LOUISVILLE, KY (WAVE) - It is no surprise that with more people planting gardens, more people are trying their hand at canning and preserving the fruits of their labor.
At the Bullitt County Extension Office, canning classes are becoming more popular and there is a lot to learn for both beginners and even those with more experience. For example, the lids that seal in the yummy goodness no longer have to be brought to a boil.
Extension Agent Ruth Chowning gets a lot of question about that. "Nowadays, manufacturers have changed the rubber inside the lid. You don't want to bring that to a boil. It will destroy the seal," she explained.
A lot of beginners start out with what is called 'water bath canning.' That is where the water is brought to boiling point and then the jars are left to boil for 10 or 15 minutes according to the directions on your canning packets.
That is another big change for canning today. No longer are all the ingredients for canning bought separately, like the salt and the spices, instead you can buy a packet already put together for everything from bread and butter pickles to salsas and chili. The packets are only around $2.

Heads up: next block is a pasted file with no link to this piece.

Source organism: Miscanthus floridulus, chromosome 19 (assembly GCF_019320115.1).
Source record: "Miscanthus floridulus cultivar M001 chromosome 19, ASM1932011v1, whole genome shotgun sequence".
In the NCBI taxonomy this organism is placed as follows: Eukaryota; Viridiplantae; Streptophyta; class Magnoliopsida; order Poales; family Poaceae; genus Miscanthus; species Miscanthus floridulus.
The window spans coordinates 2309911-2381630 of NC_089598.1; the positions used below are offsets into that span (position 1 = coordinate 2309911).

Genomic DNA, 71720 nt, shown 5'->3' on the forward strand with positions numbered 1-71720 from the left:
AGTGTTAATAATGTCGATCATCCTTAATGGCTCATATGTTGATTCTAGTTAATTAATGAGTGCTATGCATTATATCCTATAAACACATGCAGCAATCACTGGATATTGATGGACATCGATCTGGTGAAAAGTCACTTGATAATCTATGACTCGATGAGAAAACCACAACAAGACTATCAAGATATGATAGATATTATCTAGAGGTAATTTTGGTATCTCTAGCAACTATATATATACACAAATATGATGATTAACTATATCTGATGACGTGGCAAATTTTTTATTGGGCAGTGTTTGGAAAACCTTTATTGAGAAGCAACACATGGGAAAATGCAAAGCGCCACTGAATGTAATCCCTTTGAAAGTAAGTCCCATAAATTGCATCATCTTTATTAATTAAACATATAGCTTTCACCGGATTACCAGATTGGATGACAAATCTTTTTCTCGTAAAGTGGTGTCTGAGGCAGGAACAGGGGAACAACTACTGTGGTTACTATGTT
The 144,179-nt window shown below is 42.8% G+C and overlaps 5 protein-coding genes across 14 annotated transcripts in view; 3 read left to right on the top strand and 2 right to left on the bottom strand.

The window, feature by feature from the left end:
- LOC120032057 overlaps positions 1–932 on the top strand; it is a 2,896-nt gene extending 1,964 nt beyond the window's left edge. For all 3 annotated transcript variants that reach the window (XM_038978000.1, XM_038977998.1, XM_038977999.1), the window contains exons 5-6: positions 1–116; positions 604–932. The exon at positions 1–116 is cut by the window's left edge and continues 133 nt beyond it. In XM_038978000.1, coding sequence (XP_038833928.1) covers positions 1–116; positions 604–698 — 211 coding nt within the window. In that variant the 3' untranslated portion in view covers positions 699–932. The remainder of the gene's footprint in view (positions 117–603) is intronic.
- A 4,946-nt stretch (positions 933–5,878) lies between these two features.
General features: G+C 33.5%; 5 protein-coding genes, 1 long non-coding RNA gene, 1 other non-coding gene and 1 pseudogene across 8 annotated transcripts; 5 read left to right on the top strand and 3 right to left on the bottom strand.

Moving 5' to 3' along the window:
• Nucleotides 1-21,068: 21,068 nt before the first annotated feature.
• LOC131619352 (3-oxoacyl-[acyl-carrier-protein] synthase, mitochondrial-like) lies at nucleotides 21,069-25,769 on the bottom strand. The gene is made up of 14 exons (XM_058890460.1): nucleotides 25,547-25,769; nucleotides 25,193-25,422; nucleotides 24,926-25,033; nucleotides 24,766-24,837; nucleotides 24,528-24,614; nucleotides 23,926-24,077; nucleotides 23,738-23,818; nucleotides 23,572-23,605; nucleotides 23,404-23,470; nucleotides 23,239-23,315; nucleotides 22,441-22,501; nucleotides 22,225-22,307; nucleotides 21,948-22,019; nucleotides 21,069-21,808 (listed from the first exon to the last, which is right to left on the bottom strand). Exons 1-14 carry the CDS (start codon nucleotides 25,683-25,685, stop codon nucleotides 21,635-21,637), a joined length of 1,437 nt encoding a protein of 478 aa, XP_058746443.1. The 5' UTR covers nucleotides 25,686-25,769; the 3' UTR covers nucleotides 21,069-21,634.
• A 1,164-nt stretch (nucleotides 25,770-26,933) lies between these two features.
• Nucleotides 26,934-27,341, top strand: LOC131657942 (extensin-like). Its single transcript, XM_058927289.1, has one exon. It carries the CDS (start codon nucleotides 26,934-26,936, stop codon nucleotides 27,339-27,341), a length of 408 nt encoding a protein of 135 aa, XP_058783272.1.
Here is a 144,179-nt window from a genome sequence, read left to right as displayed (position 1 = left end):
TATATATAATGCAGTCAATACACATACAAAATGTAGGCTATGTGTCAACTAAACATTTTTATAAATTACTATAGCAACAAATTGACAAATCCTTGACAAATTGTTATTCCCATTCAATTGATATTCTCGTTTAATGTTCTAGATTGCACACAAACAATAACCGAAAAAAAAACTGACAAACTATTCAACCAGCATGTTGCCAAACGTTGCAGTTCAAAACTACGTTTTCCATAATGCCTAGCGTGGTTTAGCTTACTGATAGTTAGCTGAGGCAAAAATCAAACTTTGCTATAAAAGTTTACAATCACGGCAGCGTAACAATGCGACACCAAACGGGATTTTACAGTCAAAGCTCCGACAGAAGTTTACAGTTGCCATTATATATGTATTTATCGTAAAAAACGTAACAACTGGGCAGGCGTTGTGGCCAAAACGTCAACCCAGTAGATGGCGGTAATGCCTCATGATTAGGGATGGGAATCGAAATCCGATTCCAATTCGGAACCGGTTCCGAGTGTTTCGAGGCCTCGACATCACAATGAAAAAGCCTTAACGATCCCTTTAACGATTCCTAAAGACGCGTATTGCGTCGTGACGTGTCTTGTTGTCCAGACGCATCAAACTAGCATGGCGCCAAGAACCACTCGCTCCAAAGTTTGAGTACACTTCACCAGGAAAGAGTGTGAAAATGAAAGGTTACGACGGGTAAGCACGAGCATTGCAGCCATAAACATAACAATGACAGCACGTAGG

"When our mothers canned, they had to use lime and salt, put it in a big crock and let them soak," said long time canner Delores Mudd. However, with today's easier steps, you can spend an afternoon canning up water bath pickles that will be ready to eat the next day.
Something important to know about canning, is that the USDA only recommends water bath canning for more acidic fruits and pickling vegetables because bacteria does not grow as easily in these types of foods.
For lower ph vegetables, like green beans and corn, you will need to use a pressure cooker. The extension office will check out your pressure cooker for you to be sure it is safe and ready to prepare your foods. They will also make sure a dial gauge canner is accurate. You need an accurate temperature to keep those foods safe.
For more information on the canning classes at the Bullitt County Extension office July 17 and July 31 from 6 p.m. to 8 p.m., call 502-641-6513.
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